On April 22, 2017, Dan Samson delivered his talk “Cosmopolitanism in James Berry’s Diary: The Atlantic World Views of a 19th-Century Nova Scotia Miller.” The talk was part of “The Other 60s: A Decade that Shaped Canada and the World,” a symposium hosted by the Department of History at the University of Toronto as part of its Canada 150 events.

This talk is part of our History Chats podcast series. You can subscribe to the History Chats feed wherever you get your podcasts.

Re-launching Remember l Resist l Redraw: RRR# 13, Anti-Colonial Lawyer Charles Roach

In January 2017, the Graphic History Collective launched Remember / Resist / Redraw: A Radical History Poster Project as a year-long artistic intervention in the Canada 150 conversation. Our goal was to create a series of accessible radical history posters that can serve as a resource for activists to lean on and learn from as they struggle to bring about radical social transformation. We were overwhelmed with the positive response the project received.

Though the original goal of RRR was to challenge Canada 150, we quickly realized that one year is not enough time to remember, resist, and redraw the world we live in. As a result, the GHC has decided to make RRR an ongoing project.

Earlier this week we re-launched RRR and released Poster #13 by Naomi Moyer and Barrington Walker, which focuses on the life of Black activist and anti-colonial lawyer Charles Roach.

We hope that Remember | Resist | Redraw encourages people to critically examine history in ways that can fuel our radical imaginations and support struggles for radical change. Learn more about how you can support the project on our website, and connect with us on Facebook, Twitter, and Instagram.

Continue reading

The Ironies of the Wired Society: The Internet and Contemporary History

By Andrew Nurse

The crisis consists precisely in the fact that the old is dying and the new cannot be born; in this interregnum a great variety of morbid symptoms appear. ~Antonio Gramsci

Over the last generation, a series of “post” and “neo” ideologies prophesied fundamental change already evolving around us: a new era was being born.

This has not really happened and the diverse manifestos that foretold historic change stand as testimony to unrealized aspirations. Nowhere, perhaps, is this more evident than with regard to new communications technologies (NCTs), social media broadly construed, or the internet. At their most extreme, the internet’s advocates promised a revolution in communications, subjectivity, and politics. As Heather Brooks noted in The Revolution Will be Digitized:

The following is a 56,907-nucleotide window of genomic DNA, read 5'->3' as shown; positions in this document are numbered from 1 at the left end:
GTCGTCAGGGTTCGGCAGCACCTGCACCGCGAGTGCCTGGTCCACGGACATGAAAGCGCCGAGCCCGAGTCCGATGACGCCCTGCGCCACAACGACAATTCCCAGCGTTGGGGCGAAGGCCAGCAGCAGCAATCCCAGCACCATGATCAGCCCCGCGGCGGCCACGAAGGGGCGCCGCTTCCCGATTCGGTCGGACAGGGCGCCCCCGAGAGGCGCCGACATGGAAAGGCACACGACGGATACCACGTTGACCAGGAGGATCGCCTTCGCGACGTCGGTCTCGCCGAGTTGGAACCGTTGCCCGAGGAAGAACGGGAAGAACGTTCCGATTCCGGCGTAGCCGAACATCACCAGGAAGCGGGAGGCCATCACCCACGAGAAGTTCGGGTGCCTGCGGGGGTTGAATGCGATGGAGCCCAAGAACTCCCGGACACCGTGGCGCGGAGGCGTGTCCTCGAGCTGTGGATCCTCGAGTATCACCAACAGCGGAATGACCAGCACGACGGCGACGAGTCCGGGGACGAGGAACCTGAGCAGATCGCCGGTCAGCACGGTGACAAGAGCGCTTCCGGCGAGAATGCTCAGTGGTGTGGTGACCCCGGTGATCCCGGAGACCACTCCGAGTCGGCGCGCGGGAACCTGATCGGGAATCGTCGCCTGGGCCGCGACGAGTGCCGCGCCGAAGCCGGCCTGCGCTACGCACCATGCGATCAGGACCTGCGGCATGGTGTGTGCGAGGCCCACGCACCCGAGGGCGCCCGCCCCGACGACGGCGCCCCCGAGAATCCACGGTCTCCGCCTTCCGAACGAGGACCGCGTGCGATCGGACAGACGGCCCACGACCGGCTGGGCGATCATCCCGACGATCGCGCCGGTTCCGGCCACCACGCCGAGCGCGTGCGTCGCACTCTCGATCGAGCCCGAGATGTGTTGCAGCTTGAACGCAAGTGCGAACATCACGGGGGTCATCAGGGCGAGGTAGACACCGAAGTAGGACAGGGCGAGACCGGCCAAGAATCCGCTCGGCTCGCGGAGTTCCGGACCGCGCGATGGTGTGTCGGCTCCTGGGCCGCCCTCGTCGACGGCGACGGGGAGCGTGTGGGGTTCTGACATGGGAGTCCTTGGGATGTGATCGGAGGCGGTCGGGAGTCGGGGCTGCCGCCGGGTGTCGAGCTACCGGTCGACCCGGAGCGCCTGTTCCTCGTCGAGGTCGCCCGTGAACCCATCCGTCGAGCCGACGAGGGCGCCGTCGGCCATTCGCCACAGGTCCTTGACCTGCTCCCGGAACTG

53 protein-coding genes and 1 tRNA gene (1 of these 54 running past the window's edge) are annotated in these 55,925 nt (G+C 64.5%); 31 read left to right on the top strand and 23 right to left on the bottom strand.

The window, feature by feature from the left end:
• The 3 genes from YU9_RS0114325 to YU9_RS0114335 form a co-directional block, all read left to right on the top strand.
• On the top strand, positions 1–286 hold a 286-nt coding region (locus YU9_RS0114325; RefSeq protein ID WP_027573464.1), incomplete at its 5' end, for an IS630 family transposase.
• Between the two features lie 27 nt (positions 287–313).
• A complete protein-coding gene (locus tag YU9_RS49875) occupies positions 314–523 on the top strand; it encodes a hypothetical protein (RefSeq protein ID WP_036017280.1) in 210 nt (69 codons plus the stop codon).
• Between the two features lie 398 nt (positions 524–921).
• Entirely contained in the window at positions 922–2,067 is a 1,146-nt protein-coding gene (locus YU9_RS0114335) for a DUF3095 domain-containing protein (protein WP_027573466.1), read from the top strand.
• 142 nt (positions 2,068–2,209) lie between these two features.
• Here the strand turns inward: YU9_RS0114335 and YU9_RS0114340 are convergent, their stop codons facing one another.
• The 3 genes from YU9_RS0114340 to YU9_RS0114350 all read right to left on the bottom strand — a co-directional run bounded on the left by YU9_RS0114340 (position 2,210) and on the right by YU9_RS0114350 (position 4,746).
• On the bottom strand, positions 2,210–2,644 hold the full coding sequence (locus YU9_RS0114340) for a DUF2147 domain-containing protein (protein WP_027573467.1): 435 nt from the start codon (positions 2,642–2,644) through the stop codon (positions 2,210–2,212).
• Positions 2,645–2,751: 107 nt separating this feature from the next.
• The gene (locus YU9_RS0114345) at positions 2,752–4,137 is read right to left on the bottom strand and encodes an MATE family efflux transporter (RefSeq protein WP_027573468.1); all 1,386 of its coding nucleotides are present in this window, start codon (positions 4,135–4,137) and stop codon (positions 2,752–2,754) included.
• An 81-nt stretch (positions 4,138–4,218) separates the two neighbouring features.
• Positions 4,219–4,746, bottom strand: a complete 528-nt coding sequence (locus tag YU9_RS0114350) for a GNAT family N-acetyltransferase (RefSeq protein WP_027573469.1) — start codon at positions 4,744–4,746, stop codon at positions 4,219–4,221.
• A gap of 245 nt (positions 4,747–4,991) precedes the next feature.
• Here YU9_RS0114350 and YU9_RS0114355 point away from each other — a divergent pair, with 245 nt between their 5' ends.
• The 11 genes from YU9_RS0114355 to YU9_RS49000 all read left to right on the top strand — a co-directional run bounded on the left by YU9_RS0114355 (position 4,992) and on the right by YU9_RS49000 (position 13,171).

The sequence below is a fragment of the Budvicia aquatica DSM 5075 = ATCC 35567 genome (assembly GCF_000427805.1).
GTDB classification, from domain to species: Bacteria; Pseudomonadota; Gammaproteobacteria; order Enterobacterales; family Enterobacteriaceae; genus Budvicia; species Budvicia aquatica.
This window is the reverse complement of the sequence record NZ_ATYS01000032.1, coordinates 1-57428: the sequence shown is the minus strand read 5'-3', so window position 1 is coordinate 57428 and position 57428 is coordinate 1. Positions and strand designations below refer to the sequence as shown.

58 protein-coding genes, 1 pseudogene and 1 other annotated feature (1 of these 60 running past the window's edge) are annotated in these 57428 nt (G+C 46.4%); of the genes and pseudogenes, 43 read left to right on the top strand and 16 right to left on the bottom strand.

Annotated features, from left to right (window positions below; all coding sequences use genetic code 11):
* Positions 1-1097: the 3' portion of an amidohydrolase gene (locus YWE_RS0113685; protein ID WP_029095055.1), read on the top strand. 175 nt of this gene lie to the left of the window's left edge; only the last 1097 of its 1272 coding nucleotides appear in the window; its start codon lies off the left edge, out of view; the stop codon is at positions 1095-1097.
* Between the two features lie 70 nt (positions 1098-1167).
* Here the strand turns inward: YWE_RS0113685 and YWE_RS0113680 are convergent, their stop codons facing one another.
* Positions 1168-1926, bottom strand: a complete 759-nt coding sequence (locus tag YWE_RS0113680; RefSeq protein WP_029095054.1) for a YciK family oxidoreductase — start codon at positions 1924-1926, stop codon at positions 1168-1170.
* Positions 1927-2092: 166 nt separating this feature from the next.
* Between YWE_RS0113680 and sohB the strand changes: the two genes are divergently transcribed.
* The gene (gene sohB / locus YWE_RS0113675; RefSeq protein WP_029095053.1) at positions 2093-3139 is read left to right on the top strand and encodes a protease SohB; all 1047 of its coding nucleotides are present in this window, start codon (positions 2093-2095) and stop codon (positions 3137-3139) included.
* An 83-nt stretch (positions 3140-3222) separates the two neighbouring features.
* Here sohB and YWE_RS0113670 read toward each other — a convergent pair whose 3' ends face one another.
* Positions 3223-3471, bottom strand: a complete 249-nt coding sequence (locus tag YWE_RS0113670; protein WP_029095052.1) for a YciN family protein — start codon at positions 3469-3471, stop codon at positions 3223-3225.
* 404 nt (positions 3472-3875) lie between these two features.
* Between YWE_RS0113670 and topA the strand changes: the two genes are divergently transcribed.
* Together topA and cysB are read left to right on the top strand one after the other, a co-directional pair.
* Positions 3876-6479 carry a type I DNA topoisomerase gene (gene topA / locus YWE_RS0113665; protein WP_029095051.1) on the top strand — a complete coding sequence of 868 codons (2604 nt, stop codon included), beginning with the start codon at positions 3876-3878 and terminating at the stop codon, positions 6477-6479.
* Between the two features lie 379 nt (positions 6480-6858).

“Technology is breaking down traditional social barriers of status, class, power, wealth and geography, replacing them with an ethos of collaboration and transparency”

On an international level, the Arab Spring was its key manifestation. Closer to home, the Maple Spring, student protests, culture jamming, and Occupy were taken as illustrations of NCT’s political potential. Yet, as Andrea Nagle’s Kill All Normies: Online Culture Wars form 4Chan and Tumblr to Trump and the Alt-Right argues to persuasive effect, NCT’s dark side lies in their connection to the alt-right and the most reactionary social movements in contemporary history.

What happened? Continue reading

Manitoba: Student-centric history curriculum?

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This month in our history education series, I’ll be looking at Manitoba’s social studies curriculum. A review of their website and recent news articles suggests that Manitoba strives to be student-centric and responsive in their curriculum. Last year, Manitoba established a new Indigenous-focused school system with a new curriculum, and while most of the provinces heard the call to action from the TRC over the last two years, Manitoba was one of the first provinces to add residential schools as a mandatory part of their curriculum in 2010 and expanded these requirements post-TRC. Recent editorials (fall 2017 and winter 2017) lambasting a skills- or inquiry-based curricula have made little impact on Manitoba curriculum, with their social studies curriculum recently updated with an inquiry focus.

If you’ve been following this series, the skills- and/or inquiry-based focus of Manitoba’s curriculum shouldn’t surprise you. Similar to other provinces, any curricular revisions post-2011 explicitly are tied to Peter Seixas’ Historical Thinking concepts. The Manitoba 2014 revision of the grade 11 Canadian history curriculum includes Historical Thinking as a way to organize history teaching, but the current elementary curriculum updated in 2003 also includes skill-based concepts to organize the curriculum, only without the Historical Thinking language. Continue reading

Immersed in the Past: Room-Scale Virtual Reality for Public History

Sean Kheraj

Last year, I wrote about my early impressions of the possible uses of virtual reality technology for public history and history education. I also led a session in my fourth-year digital history class on virtual reality and its potential for generating a sense of historical presence, an ability to simulate the sensation of standing in past places. I have been somewhat enthusiastic about what this technology can add to museums, classrooms, and other settings for public history and history education.

My focus last year was on smartphone-based VR with stereoscopic viewers (Google Cardboard, Daydream View, Gear VR). This type of VR technology can generate a powerful sense of presence, but the user is limited to rotational movement along three perpendicular axes (pitch, roll, yaw). This is like being a camera fixed in space that can spin around, but cannot move within that space. Tethered VR headsets that use PCs and spatial tracking systems add translational movement (heave, sway, surge) to VR experiences creating six degrees of freedom of movement. These headsets also include tracked motion controllers that can reveal the user’s hand movements in VR environments and enable interaction with 3D objects. Altogether, this is sometimes called “room-scale VR.” The experience is incredibly immersive.